Everywhen asks how knowledge systems of Aboriginal people can broaden our understanding of the past and of history. Indigenous ways of knowing, narrating, and re-enacting the past in the present blur the distinctions of time, making all history now, with questions of time and language at the heart of Indigenous sovereignty.
Edited by Ann McGrath, Laura Rademaker, and Jakelin Troy, this collection draws attention to every when showing us that history is not as straightforward as some might think.
‘“Everywhen” is a term less known to most Australians than its close relation, “The Dreaming”, but it evokes something of the richness of Indigenous understandings of time, place and spirit. This impressive collection of essays — the work of Indigenous and non-Indigenous authors writing from a range of fields and perspectives — invites us to rethink how we imagine not only Australian history but the nature, meaning and purpose of history itself.’ — Frank Bongiorno
‘A timely book that challenges ways of thinking about the past and of historical practice. It speaks to the individual via first-person narratives and the collective — discussing groups and populations, and weaves the two together in a meaningful, informative manner. Everywhen offers a fresh reflection on languages, histories and practices that readers will find interesting and informative.’ — Bronwyn Fredericks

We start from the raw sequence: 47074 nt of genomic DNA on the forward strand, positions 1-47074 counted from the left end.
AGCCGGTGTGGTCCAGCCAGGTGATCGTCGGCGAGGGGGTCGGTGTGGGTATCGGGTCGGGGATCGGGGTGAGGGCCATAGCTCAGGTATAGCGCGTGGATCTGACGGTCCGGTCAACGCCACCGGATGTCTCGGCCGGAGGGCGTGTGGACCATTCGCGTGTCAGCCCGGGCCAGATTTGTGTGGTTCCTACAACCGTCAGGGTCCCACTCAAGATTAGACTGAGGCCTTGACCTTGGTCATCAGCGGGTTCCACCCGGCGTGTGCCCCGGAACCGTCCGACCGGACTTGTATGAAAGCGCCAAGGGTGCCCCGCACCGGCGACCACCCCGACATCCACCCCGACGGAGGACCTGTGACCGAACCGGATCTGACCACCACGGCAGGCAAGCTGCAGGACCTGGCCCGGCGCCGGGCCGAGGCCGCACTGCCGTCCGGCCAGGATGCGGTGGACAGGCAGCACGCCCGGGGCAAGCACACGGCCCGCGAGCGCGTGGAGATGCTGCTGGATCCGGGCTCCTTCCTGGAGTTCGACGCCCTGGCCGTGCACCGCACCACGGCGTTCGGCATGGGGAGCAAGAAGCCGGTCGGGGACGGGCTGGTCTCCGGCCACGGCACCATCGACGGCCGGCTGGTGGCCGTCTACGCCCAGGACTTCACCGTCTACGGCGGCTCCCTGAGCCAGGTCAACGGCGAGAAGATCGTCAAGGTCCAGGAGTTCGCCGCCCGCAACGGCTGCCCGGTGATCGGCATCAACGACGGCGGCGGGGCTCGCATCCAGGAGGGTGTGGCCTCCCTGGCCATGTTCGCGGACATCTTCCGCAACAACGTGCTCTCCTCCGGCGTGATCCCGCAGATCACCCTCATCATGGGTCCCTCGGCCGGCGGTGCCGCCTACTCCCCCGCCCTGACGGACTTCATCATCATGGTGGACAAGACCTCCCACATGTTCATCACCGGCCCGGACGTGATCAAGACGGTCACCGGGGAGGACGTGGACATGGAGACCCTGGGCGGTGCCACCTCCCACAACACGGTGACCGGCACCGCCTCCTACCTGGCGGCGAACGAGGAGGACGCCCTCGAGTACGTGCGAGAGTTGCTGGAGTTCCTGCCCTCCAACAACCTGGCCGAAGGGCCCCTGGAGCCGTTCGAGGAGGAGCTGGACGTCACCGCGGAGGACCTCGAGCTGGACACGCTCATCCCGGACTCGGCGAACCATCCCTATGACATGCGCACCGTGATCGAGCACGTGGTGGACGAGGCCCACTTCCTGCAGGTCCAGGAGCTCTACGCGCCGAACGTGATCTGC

‘A powerful book about the inter-connectedness of story, language, time, Country, and heart.’ — Terri Janke
‘At the cutting edge of contemporary scholarship, Everywhen highlights the limitations of conventional history and significantly expands our understanding of Indigenous concepts of time. This is a path-breaking collection of essays that is essential reading for Australian and international scholars.’ — Mark McKenna